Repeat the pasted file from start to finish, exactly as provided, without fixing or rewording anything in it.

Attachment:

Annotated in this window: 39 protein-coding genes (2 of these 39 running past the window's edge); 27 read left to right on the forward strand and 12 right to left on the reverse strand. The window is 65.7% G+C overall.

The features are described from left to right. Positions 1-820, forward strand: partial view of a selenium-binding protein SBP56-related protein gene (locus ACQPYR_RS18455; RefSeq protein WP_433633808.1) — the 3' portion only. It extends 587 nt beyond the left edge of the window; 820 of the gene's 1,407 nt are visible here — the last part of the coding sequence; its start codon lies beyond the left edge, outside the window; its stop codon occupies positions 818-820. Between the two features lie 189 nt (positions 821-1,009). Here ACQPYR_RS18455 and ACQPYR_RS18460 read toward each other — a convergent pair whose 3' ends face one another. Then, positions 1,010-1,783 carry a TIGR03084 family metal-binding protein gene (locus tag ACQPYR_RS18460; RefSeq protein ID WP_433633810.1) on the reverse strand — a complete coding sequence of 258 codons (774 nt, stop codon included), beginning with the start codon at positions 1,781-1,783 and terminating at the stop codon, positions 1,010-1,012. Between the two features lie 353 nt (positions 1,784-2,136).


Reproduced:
Annotated in this window: 39 protein-coding genes (2 of these 39 running past the window's edge); 27 read left to right on the forward strand and 12 right to left on the reverse strand. The window is 65.7% G+C overall.

The features are described from left to right. Positions 1-820, forward strand: partial view of a selenium-binding protein SBP56-related protein gene (locus ACQPYR_RS18455; RefSeq protein WP_433633808.1) — the 3' portion only. It extends 587 nt beyond the left edge of the window; 820 of the gene's 1,407 nt are visible here — the last part of the coding sequence; its start codon lies beyond the left edge, outside the window; its stop codon occupies positions 818-820. Between the two features lie 189 nt (positions 821-1,009). Here ACQPYR_RS18455 and ACQPYR_RS18460 read toward each other — a convergent pair whose 3' ends face one another. Then, positions 1,010-1,783 carry a TIGR03084 family metal-binding protein gene (locus tag ACQPYR_RS18460; RefSeq protein ID WP_433633810.1) on the reverse strand — a complete coding sequence of 258 codons (774 nt, stop codon included), beginning with the start codon at positions 1,781-1,783 and terminating at the stop codon, positions 1,010-1,012. Between the two features lie 353 nt (positions 1,784-2,136).